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README.md

README.md

Print Manager

Print Manager is an OS X client application developed to assist end users in the installation of print drivers and enterprise networked printers. Both the print drivers and the printer listing are managed by an administrator and provided to the application via two (or more) plists that reside on a company web server. The first plist contains a list of print drivers required to be installed and the second contains a listing of available printers. Additional plists can be included to separate functional groupings of printers (this requires minor user interface and code changes). Print Manager includes the following additional features:

  1. Sparkle updating (using either the old signing method or by checking the Apple Developer ID code signature)
  2. Network availability checking before attempting to download and install anything
  3. Verification of downloaded print drivers via md5 checksums, and prompts to attempt redownloads of packages that fail verification
  4. Retina display support
  5. OS X version compatibility of 10.6.8-10.8

Required Customizations

Find "school.edu" in the AppDelegate.applescript file and follow the instructions in the comments for making required edits. Line numbers aren't listed here as they're subject to change with code updates. Most changes involve simply pointing the application to correct URLs.

The text on both the welcome screen and the error screen needs changed to something appropriate for your organization.

Your company web server must also host at least two plists. The first is titled PrintDrivers.plist and the second is titled Printers.plist. Example plists are provided in the Example Plists folder. The PrintDrivers.plist contains an array of dicts like the following:

    <dict>
        <key>Name</key>
        <string>Xerox</string>
        <key>File</key>
        <string>/Library/Printers/Xerox/PDEs/XeroxFeatures.plugin</string>
        <key>Version</key>
        <string>2.94.3</string>
        <key>Version Location</key>
        <string>/Library/Printers/Xerox/PDEs/XeroxFeatures.plugin/Contents/Info.plist</string>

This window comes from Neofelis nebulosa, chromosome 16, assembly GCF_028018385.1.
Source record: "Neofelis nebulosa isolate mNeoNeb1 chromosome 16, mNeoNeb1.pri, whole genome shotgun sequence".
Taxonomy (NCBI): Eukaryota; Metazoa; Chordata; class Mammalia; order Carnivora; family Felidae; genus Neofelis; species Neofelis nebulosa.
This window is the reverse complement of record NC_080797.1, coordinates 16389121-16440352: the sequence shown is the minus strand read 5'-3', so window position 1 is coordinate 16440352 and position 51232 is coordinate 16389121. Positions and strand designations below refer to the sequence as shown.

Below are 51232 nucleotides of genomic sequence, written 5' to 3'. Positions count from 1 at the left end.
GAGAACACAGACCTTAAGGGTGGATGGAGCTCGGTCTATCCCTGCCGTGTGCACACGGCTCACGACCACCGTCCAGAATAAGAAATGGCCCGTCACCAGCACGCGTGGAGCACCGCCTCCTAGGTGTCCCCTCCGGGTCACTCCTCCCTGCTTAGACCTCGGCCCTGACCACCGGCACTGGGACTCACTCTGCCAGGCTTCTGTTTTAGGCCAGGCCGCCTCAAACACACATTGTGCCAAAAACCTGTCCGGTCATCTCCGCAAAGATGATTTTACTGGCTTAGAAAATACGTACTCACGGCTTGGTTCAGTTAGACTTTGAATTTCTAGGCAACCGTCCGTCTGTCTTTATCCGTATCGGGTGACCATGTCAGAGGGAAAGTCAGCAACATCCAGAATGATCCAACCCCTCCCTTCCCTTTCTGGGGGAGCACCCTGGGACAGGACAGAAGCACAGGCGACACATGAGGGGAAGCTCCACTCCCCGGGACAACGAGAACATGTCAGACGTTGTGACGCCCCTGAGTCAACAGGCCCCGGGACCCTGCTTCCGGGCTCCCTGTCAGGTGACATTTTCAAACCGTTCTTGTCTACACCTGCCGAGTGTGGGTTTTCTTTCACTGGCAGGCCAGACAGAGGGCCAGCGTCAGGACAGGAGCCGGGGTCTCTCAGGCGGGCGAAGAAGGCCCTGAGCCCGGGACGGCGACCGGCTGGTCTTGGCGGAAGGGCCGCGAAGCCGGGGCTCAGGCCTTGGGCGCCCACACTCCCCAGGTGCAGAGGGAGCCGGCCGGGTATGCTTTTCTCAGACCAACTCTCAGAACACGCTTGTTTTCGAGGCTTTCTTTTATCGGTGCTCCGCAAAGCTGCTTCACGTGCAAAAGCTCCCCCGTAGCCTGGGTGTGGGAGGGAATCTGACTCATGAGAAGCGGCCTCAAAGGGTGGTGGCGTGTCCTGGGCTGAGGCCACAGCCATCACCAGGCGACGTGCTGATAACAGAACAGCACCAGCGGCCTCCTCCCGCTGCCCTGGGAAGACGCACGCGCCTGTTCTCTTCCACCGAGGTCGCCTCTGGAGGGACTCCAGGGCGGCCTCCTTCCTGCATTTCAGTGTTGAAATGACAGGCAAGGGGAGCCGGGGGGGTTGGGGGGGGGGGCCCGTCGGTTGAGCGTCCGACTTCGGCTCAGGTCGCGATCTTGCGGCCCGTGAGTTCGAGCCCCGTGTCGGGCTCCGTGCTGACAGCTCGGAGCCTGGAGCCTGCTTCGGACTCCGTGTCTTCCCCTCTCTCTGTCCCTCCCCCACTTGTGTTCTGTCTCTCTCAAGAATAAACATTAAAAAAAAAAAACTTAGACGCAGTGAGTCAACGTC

<key>URL</key>
        <string>http://school.edu/print-drivers/XeroxPrintDriver-2.94.3.pkg</string>
        <key>MD5</key>
        <string>f76177fee5fd07e3fc8e9bbf8a51ffff</string>
        <key>Optional Installer Message</key>
        <string></string>
    </dict>

Descriptions of the keys are as follows:

  1. Name - This is used on the downloading and installation screens of the application. The labels have text of "Downloading xxxxxx driver package..." and "Installing xxxxxx drivers...". The value of the Name key is used to fill in xxxxxx.
  2. File - This is any file that is installed by the driver package. The application checks for this file before checking for an installed version.
  3. Version - This is used in combination with the next key, Version Location. The Version Location is checked for either a CFBundleShortVersionString key or a PackageVersion key. The value of the Version key is checked against the installed version. If it's less than the Version key, it is assumed the end user doesn't have the latest version of the print driver(s).
  4. Version Location - This is where the application should look for the installed version of the print driver package.
  5. URL - This is where the application can download the print driver package from.
  6. MD5 - This is the checksum that the application should verify against when the driver package has finished downloading.
  7. Optional Installer Message - This text is used to populate a label underneath the installation progress bar on the installation view of the application. This is useful for messages like "This install may take several minutes. Please be patient." for lengthy driver installations.

The Printers.plist file contains an array of dicts like the following:

    <dict>
        <key>Name</key>
        <string>Printer 1</string>
        <key>Queue Name</key>
        <string>Printer1</string>
        <key>Location</key>
        <string>The interwebs</string>
        <key>Driver Path</key>
        <string>/Library/Printers/PPDs/Contents/Resources/HP\ LaserJet\ 4050\ Series.gz</string>
        <key>URL</key>
        <string>url://printserver.school.edu/Printer1</string>
    </dict>

Descriptions of the keys are as follows:

  1. Name - This is used in the table view shown to the end user. This is the user friendly name of the printer.
  2. Queue Name - This is the CUPS queue name.
  3. Location - This is the location of the printer, as displayed to the end user in System Preferences.
  4. Driver Path - This is the location on the filesystem of the print driver for the printer.